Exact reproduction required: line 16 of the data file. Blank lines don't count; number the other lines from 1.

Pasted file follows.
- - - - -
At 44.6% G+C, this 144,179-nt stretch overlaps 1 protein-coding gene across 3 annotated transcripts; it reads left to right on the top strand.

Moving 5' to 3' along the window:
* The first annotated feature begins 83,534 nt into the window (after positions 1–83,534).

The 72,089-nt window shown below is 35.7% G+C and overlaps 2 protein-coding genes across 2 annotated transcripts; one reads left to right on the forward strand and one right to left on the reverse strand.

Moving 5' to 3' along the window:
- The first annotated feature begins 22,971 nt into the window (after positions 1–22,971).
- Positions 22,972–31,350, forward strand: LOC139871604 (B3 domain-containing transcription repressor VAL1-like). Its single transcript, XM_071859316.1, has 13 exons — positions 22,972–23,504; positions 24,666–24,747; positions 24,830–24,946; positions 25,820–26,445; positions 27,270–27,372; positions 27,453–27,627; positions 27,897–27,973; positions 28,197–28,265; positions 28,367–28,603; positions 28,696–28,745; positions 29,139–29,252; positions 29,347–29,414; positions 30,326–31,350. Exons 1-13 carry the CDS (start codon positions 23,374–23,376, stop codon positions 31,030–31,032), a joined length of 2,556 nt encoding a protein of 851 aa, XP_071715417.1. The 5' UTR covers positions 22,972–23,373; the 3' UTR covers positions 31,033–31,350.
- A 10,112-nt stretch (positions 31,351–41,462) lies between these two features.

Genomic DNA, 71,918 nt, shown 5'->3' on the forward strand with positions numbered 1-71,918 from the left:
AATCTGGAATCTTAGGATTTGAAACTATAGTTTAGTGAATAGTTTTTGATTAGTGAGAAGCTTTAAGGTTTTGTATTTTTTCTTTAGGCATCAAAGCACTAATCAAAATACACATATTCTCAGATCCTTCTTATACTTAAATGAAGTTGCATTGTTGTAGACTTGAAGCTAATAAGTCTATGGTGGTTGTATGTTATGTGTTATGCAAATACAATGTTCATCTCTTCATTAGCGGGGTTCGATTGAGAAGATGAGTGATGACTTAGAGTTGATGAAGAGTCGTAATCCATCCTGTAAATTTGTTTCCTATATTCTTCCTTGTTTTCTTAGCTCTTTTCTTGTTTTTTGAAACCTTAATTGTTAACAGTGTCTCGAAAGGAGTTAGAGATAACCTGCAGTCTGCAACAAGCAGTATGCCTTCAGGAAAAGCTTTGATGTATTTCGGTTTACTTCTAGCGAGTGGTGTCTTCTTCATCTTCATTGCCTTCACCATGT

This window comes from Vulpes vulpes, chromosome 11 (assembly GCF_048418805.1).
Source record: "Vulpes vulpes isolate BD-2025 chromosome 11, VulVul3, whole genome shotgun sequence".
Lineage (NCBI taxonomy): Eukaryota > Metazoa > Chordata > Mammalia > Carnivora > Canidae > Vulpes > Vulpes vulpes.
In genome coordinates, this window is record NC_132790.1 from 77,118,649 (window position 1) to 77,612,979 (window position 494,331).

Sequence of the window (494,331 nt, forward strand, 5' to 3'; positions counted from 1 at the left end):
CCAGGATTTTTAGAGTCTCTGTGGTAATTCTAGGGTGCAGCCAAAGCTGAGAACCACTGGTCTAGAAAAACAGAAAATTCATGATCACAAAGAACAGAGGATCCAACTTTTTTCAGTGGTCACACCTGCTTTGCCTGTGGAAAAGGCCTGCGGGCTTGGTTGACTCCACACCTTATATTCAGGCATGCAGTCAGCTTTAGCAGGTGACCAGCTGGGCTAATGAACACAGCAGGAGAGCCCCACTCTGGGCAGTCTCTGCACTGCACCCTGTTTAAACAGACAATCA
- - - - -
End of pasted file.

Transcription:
CCAGGATTTTTAGAGTCTCTGTGGTAATTCTAGGGTGCAGCCAAAGCTGAGAACCACTGGTCTAGAAAAACAGAAAATTCATGATCACAAAGAACAGAGGATCCAACTTTTTTCAGTGGTCACACCTGCTTTGCCTGTGGAAAAGGCCTGCGGGCTTGGTTGACTCCACACCTTATATTCAGGCATGCAGTCAGCTTTAGCAGGTGACCAGCTGGGCTAATGAACACAGCAGGAGAGCCCCACTCTGGGCAGTCTCTGCACTGCACCCTGTTTAAACAGACAATCA